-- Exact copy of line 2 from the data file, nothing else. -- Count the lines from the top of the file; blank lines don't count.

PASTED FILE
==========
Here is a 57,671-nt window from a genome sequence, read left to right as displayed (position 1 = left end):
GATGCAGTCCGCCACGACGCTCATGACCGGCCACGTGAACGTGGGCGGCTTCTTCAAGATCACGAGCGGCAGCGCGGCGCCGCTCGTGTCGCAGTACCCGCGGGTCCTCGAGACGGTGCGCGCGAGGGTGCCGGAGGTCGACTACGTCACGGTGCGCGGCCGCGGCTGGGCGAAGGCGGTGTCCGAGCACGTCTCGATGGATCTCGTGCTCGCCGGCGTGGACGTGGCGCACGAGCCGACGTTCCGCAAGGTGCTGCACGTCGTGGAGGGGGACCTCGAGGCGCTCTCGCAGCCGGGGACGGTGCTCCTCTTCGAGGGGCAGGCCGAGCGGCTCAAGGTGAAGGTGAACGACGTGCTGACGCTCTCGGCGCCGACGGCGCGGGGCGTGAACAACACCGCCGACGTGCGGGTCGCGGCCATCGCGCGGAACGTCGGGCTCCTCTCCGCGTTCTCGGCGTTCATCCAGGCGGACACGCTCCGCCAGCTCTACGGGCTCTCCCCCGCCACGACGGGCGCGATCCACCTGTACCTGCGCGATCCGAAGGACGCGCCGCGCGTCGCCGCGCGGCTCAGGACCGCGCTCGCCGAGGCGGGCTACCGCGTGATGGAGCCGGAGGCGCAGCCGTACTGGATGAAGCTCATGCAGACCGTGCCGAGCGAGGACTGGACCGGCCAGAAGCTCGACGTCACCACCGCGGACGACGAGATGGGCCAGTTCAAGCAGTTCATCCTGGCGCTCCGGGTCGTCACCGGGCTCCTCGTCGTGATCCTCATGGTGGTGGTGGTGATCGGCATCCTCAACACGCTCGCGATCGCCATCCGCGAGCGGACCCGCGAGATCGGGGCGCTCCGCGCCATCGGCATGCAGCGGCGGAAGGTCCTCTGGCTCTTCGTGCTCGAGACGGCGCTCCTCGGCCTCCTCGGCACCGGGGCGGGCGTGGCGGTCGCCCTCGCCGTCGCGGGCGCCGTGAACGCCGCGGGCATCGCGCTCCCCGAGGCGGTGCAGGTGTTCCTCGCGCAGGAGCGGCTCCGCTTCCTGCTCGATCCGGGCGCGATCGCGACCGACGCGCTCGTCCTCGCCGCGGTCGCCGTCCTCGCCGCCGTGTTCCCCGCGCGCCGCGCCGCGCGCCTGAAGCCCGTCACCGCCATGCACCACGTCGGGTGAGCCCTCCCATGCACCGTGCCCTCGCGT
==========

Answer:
GATGCAGTCCGCCACGACGCTCATGACCGGCCACGTGAACGTGGGCGGCTTCTTCAAGATCACGAGCGGCAGCGCGGCGCCGCTCGTGTCGCAGTACCCGCGGGTCCTCGAGACGGTGCGCGCGAGGGTGCCGGAGGTCGACTACGTCACGGTGCGCGGCCGCGGCTGGGCGAAGGCGGTGTCCGAGCACGTCTCGATGGATCTCGTGCTCGCCGGCGTGGACGTGGCGCACGAGCCGACGTTCCGCAAGGTGCTGCACGTCGTGGAGGGGGACCTCGAGGCGCTCTCGCAGCCGGGGACGGTGCTCCTCTTCGAGGGGCAGGCCGAGCGGCTCAAGGTGAAGGTGAACGACGTGCTGACGCTCTCGGCGCCGACGGCGCGGGGCGTGAACAACACCGCCGACGTGCGGGTCGCGGCCATCGCGCGGAACGTCGGGCTCCTCTCCGCGTTCTCGGCGTTCATCCAGGCGGACACGCTCCGCCAGCTCTACGGGCTCTCCCCCGCCACGACGGGCGCGATCCACCTGTACCTGCGCGATCCGAAGGACGCGCCGCGCGTCGCCGCGCGGCTCAGGACCGCGCTCGCCGAGGCGGGCTACCGCGTGATGGAGCCGGAGGCGCAGCCGTACTGGATGAAGCTCATGCAGACCGTGCCGAGCGAGGACTGGACCGGCCAGAAGCTCGACGTCACCACCGCGGACGACGAGATGGGCCAGTTCAAGCAGTTCATCCTGGCGCTCCGGGTCGTCACCGGGCTCCTCGTCGTGATCCTCATGGTGGTGGTGGTGATCGGCATCCTCAACACGCTCGCGATCGCCATCCGCGAGCGGACCCGCGAGATCGGGGCGCTCCGCGCCATCGGCATGCAGCGGCGGAAGGTCCTCTGGCTCTTCGTGCTCGAGACGGCGCTCCTCGGCCTCCTCGGCACCGGGGCGGGCGTGGCGGTCGCCCTCGCCGTCGCGGGCGCCGTGAACGCCGCGGGCATCGCGCTCCCCGAGGCGGTGCAGGTGTTCCTCGCGCAGGAGCGGCTCCGCTTCCTGCTCGATCCGGGCGCGATCGCGACCGACGCGCTCGTCCTCGCCGCGGTCGCCGTCCTCGCCGCCGTGTTCCCCGCGCGCCGCGCCGCGCGCCTGAAGCCCGTCACCGCCATGCACCACGTCGGGTGAGCCCTCCCATGCACCGTGCCCTCGCGT